So, basically, we know that Clark and Lois have a happy ending. We don’t have that comfort with Chloe. As such, it’s a lot harder to watch her give up everything for Clark’s journey. Because, in the end, she’s not a part of it (based on what we know).
But, then again, this is all based on what we’re seeing so far. This story arc can quite as easily conclude with Clark realizing what a valuable friend and asset Chloe is, and having a renewed appreciation for what she has done for him. At which point, I may change my opinion and feel like she should stick around for a long time.
So there ya’ go. Hopefully that clears everything up. But, again, I really enjoyed all the reader feedback, so please don’t hesitate to leave a comment. And even more Smallville, Heroes, and TV content can be found on my blog, where I’m always seeking out some reader interaction. Be sure to visit!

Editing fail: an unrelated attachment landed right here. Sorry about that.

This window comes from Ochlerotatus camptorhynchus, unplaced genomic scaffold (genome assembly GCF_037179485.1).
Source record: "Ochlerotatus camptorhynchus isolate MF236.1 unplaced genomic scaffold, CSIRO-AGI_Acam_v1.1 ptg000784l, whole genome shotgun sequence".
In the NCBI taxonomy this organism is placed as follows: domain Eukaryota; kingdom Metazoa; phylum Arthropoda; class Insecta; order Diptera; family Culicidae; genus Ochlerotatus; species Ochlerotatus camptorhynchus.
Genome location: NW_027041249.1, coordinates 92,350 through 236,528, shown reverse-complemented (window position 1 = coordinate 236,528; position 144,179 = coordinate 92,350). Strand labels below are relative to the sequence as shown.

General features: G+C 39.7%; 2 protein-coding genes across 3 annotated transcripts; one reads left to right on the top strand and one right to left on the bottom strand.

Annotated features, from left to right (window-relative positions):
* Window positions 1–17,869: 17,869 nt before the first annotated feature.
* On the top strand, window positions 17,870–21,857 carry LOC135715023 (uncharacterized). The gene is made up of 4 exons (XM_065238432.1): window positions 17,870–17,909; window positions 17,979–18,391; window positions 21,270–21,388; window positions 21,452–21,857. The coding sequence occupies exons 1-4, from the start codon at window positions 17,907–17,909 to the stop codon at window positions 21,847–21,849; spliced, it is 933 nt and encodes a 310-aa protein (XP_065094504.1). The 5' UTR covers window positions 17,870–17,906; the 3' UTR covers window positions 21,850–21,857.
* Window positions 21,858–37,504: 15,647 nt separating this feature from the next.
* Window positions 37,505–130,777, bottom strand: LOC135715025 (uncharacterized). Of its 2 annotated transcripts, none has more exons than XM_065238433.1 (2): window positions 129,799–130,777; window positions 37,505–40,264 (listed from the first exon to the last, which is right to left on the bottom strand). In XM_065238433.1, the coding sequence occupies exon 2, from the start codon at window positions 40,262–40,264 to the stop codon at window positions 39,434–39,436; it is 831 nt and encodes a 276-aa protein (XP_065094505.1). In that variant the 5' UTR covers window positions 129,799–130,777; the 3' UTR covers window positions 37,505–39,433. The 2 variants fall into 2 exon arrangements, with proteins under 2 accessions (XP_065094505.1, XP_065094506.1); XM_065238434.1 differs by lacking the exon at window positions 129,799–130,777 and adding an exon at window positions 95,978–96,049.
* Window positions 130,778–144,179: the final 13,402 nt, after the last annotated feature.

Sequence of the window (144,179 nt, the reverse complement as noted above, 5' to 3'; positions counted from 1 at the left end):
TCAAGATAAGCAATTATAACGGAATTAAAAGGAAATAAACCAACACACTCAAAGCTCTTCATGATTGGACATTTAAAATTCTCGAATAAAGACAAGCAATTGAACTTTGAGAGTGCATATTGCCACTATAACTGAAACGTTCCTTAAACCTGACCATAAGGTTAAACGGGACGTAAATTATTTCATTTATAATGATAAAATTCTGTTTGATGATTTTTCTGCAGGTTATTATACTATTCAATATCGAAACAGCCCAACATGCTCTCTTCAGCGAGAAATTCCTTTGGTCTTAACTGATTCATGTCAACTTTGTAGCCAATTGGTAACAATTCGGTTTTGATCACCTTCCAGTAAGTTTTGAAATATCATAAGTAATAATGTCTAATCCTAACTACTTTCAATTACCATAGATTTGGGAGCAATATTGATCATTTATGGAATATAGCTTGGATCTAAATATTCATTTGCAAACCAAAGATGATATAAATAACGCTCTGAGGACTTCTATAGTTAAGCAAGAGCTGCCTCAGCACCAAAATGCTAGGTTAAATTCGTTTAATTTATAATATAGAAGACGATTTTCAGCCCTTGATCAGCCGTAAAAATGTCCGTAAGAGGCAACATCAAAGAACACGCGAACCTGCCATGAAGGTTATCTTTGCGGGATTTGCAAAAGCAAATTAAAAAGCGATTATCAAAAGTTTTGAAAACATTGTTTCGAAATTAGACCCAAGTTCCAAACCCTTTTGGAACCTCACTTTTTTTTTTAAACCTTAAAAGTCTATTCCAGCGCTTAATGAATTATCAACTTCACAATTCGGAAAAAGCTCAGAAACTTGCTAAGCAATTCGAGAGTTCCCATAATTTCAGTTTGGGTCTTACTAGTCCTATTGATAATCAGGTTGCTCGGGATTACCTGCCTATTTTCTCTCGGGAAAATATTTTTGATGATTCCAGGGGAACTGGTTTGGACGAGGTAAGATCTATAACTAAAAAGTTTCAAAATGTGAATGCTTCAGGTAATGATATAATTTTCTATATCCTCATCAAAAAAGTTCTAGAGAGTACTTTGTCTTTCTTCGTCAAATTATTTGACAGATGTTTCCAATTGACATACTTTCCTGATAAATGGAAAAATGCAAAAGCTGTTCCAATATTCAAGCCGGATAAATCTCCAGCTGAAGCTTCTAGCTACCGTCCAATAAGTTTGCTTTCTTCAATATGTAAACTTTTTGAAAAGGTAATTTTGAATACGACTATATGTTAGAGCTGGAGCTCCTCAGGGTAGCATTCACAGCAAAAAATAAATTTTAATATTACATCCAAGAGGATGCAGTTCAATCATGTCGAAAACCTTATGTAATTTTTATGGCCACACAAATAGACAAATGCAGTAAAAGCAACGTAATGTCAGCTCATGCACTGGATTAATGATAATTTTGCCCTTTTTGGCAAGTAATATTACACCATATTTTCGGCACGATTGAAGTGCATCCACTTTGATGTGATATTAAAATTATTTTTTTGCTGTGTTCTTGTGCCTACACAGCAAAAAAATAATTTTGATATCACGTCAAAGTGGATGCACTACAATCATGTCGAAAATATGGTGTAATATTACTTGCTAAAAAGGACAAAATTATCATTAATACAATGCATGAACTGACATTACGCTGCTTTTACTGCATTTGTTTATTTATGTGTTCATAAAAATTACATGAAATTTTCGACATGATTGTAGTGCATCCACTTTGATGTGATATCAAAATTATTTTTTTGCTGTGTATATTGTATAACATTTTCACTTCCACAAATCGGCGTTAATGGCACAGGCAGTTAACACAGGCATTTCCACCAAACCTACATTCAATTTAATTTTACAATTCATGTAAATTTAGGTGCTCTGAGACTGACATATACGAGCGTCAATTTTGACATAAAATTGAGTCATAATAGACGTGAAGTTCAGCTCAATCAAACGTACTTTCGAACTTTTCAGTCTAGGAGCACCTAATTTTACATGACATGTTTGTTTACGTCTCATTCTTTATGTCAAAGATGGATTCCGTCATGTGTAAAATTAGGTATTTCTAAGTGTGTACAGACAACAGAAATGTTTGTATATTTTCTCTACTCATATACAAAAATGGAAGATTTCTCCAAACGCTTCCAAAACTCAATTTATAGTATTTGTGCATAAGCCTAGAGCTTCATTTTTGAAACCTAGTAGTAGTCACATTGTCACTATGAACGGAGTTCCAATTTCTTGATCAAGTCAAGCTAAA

Now, onto this week’s episode, which saw the return of Toyman and Jor-El.
As I’ve noted in my previous columns (to the chagrin of a reader or two), I’ve really enjoyed the relationship between Clark and Lois this season. It seems like the writers have finally given in to the “crap or get off the pot” mentality, and have decided to be explicit about these two having feelings for each other. And I daresay that this episode was the most obvious yet. Between Lois’ very revealing thoughts of Clark (constantly calling him hot) and Clark utilizing his new ability to get a date with Lois, it’s pretty damned apparent that these two are into each other. While this budding relationship has tested my patience from time to time, this season has restored my faith that they will get together at some point of the series (much like how I strongly feel that Clark should fly before the end of the series, I also believe he and Lois should get together in a moment other than seconds before “The End” pops up on the screen).